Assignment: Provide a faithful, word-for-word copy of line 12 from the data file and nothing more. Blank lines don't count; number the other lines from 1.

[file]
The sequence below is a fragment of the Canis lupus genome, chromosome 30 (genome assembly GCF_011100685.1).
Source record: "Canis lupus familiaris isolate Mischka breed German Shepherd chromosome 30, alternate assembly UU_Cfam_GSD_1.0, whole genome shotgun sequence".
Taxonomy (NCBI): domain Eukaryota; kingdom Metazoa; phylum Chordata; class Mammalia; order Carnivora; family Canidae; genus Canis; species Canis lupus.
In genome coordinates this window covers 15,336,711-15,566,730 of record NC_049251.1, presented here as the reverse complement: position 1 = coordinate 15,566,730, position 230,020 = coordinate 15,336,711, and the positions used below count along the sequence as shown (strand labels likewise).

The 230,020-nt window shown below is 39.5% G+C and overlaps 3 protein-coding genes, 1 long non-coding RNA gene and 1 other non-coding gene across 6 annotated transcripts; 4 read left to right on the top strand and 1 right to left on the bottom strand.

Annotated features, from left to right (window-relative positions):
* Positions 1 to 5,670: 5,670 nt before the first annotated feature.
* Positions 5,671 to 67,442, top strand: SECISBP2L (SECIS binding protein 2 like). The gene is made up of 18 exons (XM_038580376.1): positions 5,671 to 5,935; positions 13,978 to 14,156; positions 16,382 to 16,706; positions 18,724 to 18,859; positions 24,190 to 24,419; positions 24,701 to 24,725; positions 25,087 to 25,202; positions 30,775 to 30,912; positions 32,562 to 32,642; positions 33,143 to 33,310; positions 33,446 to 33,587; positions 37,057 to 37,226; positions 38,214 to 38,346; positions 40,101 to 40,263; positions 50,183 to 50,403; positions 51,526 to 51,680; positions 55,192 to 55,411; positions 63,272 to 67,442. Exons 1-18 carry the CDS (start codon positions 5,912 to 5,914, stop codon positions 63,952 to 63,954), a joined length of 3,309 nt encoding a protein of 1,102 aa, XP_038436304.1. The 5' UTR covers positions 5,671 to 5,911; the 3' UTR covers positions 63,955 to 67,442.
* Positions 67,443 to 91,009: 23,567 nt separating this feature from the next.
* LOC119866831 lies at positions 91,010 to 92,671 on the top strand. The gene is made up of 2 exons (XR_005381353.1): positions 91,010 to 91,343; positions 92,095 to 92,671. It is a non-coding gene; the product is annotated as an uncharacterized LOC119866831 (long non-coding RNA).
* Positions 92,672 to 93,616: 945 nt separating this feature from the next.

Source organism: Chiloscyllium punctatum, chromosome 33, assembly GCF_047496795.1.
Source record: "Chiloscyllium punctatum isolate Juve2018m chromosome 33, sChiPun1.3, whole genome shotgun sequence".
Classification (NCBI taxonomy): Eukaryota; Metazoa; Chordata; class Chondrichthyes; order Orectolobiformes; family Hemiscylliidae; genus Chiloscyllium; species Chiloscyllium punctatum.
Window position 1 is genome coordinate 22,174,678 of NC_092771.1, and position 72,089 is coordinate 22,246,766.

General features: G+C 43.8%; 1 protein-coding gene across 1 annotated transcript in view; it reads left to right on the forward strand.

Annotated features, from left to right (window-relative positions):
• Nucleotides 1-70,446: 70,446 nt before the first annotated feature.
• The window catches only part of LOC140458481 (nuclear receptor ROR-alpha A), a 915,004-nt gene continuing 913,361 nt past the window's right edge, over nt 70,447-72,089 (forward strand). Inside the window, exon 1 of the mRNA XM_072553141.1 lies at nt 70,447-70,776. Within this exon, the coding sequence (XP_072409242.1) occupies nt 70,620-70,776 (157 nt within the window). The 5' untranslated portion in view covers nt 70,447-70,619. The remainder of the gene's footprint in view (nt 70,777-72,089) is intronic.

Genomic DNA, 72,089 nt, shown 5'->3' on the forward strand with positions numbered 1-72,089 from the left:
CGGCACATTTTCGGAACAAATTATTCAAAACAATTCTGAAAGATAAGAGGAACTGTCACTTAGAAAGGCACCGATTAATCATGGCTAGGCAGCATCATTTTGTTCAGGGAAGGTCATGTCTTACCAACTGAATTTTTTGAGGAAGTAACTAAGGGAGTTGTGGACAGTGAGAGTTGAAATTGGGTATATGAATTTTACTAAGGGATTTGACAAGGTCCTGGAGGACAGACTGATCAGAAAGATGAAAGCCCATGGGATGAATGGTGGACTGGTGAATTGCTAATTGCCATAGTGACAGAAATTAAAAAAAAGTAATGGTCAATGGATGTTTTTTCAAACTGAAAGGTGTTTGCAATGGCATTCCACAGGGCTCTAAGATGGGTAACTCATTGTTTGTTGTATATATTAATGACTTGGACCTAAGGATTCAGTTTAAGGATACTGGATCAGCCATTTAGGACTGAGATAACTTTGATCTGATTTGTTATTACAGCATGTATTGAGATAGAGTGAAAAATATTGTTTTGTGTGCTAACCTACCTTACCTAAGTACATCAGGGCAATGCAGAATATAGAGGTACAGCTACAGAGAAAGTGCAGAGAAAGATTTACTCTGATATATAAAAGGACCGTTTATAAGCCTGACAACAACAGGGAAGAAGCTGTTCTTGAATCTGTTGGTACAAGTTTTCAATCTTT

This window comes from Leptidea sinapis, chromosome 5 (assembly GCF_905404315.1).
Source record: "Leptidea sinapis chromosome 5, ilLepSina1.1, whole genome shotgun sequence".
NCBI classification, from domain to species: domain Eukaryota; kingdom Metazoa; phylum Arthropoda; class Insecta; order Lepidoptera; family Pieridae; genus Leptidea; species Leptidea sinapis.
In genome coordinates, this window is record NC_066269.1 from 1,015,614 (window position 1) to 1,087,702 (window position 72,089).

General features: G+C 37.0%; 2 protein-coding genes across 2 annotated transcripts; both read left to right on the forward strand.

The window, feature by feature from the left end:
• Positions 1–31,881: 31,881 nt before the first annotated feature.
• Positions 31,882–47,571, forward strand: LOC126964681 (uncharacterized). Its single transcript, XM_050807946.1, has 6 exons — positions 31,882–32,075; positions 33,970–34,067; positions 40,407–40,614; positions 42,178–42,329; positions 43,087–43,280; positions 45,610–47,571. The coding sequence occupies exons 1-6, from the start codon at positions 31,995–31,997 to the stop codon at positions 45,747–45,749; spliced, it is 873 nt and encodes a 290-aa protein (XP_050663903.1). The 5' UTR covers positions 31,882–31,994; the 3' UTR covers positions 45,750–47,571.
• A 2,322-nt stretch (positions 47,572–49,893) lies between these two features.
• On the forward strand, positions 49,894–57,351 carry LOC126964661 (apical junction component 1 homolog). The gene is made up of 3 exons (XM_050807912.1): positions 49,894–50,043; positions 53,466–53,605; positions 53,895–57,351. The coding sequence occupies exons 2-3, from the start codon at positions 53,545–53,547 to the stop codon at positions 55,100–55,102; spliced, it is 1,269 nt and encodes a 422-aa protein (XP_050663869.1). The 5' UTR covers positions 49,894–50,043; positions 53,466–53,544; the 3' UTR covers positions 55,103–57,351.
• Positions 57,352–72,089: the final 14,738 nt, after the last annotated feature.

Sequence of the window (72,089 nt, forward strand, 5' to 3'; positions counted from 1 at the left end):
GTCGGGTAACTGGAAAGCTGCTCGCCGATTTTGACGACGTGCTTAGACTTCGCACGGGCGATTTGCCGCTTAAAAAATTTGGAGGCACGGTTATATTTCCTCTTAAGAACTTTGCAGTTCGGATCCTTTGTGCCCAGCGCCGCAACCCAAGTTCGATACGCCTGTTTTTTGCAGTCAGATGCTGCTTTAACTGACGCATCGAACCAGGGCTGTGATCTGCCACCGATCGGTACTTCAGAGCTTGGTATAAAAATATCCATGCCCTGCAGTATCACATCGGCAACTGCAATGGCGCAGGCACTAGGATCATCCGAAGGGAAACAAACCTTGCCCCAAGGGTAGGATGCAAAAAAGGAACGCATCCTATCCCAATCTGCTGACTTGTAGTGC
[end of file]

Source organism: Chiloscyllium punctatum, chromosome 33, assembly GCF_047496795.1.